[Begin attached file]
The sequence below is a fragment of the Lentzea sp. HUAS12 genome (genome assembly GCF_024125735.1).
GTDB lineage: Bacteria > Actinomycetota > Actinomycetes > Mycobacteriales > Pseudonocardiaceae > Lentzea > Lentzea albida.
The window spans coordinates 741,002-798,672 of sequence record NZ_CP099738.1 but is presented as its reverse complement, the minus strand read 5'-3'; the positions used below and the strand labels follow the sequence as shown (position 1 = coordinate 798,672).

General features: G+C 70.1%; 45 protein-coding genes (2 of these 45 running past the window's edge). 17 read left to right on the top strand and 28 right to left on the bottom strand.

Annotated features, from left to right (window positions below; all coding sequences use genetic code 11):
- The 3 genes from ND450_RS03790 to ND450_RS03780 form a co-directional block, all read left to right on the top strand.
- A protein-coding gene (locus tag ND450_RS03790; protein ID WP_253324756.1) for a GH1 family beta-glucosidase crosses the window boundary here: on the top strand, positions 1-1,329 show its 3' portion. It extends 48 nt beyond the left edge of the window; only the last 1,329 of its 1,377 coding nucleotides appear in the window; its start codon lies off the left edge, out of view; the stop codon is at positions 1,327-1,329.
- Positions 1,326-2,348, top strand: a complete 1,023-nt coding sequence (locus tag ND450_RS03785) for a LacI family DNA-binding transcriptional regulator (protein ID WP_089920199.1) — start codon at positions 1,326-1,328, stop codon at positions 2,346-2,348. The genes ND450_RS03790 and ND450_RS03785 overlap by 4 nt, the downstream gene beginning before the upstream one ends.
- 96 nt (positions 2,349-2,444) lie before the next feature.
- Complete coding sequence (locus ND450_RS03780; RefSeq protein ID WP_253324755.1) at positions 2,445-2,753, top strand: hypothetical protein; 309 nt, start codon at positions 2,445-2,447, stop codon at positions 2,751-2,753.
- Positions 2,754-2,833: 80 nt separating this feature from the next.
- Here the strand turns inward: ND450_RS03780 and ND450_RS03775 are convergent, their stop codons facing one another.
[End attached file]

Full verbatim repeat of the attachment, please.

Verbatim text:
The sequence below is a fragment of the Lentzea sp. HUAS12 genome (genome assembly GCF_024125735.1).
GTDB lineage: Bacteria > Actinomycetota > Actinomycetes > Mycobacteriales > Pseudonocardiaceae > Lentzea > Lentzea albida.
The window spans coordinates 741,002-798,672 of sequence record NZ_CP099738.1 but is presented as its reverse complement, the minus strand read 5'-3'; the positions used below and the strand labels follow the sequence as shown (position 1 = coordinate 798,672).

General features: G+C 70.1%; 45 protein-coding genes (2 of these 45 running past the window's edge). 17 read left to right on the top strand and 28 right to left on the bottom strand.

Annotated features, from left to right (window positions below; all coding sequences use genetic code 11):
- The 3 genes from ND450_RS03790 to ND450_RS03780 form a co-directional block, all read left to right on the top strand.
- A protein-coding gene (locus tag ND450_RS03790; protein ID WP_253324756.1) for a GH1 family beta-glucosidase crosses the window boundary here: on the top strand, positions 1-1,329 show its 3' portion. It extends 48 nt beyond the left edge of the window; only the last 1,329 of its 1,377 coding nucleotides appear in the window; its start codon lies off the left edge, out of view; the stop codon is at positions 1,327-1,329.
- Positions 1,326-2,348, top strand: a complete 1,023-nt coding sequence (locus tag ND450_RS03785) for a LacI family DNA-binding transcriptional regulator (protein ID WP_089920199.1) — start codon at positions 1,326-1,328, stop codon at positions 2,346-2,348. The genes ND450_RS03790 and ND450_RS03785 overlap by 4 nt, the downstream gene beginning before the upstream one ends.
- 96 nt (positions 2,349-2,444) lie before the next feature.
- Complete coding sequence (locus ND450_RS03780; RefSeq protein ID WP_253324755.1) at positions 2,445-2,753, top strand: hypothetical protein; 309 nt, start codon at positions 2,445-2,447, stop codon at positions 2,751-2,753.
- Positions 2,754-2,833: 80 nt separating this feature from the next.
- Here the strand turns inward: ND450_RS03780 and ND450_RS03775 are convergent, their stop codons facing one another.